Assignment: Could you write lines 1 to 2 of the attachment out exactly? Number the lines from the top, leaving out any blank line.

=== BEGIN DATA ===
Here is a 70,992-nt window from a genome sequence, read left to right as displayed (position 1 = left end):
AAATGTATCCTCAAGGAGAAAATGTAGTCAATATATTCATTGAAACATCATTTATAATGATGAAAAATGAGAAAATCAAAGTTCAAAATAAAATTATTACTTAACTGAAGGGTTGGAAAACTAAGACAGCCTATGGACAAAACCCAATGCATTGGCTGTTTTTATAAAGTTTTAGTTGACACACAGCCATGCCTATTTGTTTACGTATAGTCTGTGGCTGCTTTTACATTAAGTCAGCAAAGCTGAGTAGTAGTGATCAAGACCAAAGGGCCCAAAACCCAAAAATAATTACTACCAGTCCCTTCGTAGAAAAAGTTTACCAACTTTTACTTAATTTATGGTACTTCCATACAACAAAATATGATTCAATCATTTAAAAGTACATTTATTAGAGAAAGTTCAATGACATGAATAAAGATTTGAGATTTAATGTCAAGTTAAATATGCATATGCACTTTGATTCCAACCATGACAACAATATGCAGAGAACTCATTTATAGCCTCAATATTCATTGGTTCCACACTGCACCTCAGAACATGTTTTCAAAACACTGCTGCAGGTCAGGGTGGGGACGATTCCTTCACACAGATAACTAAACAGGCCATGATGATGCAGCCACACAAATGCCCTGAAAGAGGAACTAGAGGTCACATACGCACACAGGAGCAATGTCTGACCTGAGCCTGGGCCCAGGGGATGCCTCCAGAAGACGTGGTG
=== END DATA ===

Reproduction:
Here is a 70,992-nt window from a genome sequence, read left to right as displayed (position 1 = left end):
AAATGTATCCTCAAGGAGAAAATGTAGTCAATATATTCATTGAAACATCATTTATAATGATGAAAAATGAGAAAATCAAAGTTCAAAATAAAATTATTACTTAACTGAAGGGTTGGAAAACTAAGACAGCCTATGGACAAAACCCAATGCATTGGCTGTTTTTATAAAGTTTTAGTTGACACACAGCCATGCCTATTTGTTTACGTATAGTCTGTGGCTGCTTTTACATTAAGTCAGCAAAGCTGAGTAGTAGTGATCAAGACCAAAGGGCCCAAAACCCAAAAATAATTACTACCAGTCCCTTCGTAGAAAAAGTTTACCAACTTTTACTTAATTTATGGTACTTCCATACAACAAAATATGATTCAATCATTTAAAAGTACATTTATTAGAGAAAGTTCAATGACATGAATAAAGATTTGAGATTTAATGTCAAGTTAAATATGCATATGCACTTTGATTCCAACCATGACAACAATATGCAGAGAACTCATTTATAGCCTCAATATTCATTGGTTCCACACTGCACCTCAGAACATGTTTTCAAAACACTGCTGCAGGTCAGGGTGGGGACGATTCCTTCACACAGATAACTAAACAGGCCATGATGATGCAGCCACACAAATGCCCTGAAAGAGGAACTAGAGGTCACATACGCACACAGGAGCAATGTCTGACCTGAGCCTGGGCCCAGGGGATGCCTCCAGAAGACGTGGTG